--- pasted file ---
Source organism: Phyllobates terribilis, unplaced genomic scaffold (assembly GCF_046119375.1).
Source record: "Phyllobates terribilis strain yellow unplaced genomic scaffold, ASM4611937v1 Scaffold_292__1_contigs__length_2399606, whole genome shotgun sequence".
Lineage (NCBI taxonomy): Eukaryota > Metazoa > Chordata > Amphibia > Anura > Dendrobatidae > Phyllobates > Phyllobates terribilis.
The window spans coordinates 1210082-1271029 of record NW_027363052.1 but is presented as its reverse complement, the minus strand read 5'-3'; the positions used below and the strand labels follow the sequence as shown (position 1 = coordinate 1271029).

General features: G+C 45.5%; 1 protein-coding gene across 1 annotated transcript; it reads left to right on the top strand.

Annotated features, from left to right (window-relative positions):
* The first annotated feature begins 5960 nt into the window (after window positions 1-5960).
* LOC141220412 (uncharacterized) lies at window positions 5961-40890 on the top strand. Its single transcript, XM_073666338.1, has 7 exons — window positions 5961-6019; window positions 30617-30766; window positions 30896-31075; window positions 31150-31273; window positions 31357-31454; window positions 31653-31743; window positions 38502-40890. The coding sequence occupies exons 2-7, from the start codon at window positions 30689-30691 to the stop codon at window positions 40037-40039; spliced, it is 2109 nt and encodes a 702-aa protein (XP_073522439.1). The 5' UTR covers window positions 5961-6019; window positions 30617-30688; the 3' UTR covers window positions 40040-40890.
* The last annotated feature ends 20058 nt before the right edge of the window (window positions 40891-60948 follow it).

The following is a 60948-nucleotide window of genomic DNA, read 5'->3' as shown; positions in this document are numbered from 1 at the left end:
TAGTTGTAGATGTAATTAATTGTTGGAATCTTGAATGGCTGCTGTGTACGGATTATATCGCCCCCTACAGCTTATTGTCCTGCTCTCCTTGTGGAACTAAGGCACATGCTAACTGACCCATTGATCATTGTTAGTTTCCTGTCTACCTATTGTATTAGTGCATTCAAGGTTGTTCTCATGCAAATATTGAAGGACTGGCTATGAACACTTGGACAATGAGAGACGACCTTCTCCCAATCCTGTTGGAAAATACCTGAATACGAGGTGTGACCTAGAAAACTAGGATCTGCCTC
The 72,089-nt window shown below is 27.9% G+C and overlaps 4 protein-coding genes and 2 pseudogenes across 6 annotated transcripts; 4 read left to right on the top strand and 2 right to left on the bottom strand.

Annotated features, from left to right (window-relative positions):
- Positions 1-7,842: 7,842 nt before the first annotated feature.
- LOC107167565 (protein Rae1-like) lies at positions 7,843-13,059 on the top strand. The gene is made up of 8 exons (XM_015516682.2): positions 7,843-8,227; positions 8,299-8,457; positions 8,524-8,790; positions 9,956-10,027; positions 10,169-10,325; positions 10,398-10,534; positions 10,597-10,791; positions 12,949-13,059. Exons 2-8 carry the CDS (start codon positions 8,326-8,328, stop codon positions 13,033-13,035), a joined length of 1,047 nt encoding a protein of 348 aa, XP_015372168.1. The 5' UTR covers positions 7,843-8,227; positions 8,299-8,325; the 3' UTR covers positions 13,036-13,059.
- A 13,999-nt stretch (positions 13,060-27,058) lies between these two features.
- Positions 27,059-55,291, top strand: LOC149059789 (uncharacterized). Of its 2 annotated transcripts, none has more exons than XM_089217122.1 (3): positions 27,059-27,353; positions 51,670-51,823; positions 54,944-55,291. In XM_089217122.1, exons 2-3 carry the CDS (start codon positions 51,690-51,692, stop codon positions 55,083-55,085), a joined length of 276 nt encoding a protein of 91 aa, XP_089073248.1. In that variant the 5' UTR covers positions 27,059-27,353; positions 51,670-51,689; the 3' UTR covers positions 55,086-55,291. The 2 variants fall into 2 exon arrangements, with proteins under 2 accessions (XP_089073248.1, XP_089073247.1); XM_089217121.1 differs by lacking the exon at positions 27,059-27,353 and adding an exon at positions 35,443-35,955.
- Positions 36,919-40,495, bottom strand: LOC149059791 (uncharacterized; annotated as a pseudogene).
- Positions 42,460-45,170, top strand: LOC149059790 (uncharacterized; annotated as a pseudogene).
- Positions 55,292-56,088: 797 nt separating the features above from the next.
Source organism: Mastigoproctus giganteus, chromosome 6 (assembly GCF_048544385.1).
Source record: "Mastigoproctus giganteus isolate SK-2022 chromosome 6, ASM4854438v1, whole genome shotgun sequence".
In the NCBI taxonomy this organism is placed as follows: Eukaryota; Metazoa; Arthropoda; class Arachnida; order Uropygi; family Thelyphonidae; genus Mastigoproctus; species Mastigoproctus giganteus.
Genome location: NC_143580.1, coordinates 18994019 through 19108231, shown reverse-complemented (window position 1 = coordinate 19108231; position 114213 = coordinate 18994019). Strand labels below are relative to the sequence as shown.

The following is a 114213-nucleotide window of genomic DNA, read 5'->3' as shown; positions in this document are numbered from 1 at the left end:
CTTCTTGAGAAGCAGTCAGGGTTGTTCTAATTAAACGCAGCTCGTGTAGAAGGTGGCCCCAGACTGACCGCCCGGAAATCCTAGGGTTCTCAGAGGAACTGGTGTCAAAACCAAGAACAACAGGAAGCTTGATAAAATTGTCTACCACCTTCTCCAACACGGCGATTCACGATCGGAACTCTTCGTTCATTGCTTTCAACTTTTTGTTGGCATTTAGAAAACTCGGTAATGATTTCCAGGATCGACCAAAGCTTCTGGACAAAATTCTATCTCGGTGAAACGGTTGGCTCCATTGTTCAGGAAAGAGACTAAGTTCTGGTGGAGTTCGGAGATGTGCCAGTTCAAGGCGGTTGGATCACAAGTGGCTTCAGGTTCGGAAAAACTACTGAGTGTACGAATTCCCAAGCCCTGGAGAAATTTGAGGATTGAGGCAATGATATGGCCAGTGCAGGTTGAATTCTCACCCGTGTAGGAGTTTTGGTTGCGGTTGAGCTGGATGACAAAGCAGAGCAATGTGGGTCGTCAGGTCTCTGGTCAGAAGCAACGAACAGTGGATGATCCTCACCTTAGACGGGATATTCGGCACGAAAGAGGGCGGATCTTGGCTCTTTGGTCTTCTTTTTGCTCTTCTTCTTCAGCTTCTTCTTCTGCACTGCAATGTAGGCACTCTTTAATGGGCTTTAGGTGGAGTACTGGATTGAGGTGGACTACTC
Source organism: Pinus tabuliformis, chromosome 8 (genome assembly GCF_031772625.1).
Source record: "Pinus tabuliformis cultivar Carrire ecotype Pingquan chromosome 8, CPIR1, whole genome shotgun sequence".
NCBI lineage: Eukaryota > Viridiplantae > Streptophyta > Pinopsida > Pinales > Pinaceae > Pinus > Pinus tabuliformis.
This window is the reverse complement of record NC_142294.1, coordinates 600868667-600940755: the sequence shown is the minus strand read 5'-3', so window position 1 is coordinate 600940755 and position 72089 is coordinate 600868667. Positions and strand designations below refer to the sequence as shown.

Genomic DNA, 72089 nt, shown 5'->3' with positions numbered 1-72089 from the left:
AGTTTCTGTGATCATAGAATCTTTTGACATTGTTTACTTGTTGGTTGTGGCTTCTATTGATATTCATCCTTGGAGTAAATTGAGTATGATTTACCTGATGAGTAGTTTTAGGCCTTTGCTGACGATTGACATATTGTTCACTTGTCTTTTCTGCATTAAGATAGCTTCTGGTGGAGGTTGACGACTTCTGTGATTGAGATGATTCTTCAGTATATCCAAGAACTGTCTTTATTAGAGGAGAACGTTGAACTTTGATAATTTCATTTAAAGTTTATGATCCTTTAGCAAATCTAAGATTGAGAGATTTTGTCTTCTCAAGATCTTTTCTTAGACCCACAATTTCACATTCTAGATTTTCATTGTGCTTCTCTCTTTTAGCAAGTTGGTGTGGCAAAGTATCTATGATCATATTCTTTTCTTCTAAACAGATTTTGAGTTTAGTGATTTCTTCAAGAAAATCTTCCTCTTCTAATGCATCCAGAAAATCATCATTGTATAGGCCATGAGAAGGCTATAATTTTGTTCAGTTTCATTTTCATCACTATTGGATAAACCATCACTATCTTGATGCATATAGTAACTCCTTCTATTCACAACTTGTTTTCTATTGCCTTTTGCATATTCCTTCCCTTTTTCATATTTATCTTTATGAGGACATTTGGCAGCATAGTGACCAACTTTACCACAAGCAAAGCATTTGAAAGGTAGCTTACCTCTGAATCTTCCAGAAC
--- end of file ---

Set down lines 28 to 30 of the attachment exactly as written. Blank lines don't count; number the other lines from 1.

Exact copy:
Source record: "Pinus tabuliformis cultivar Carrire ecotype Pingquan chromosome 8, CPIR1, whole genome shotgun sequence".
NCBI lineage: Eukaryota > Viridiplantae > Streptophyta > Pinopsida > Pinales > Pinaceae > Pinus > Pinus tabuliformis.
This window is the reverse complement of record NC_142294.1, coordinates 600868667-600940755: the sequence shown is the minus strand read 5'-3', so window position 1 is coordinate 600940755 and position 72089 is coordinate 600868667. Positions and strand designations below refer to the sequence as shown.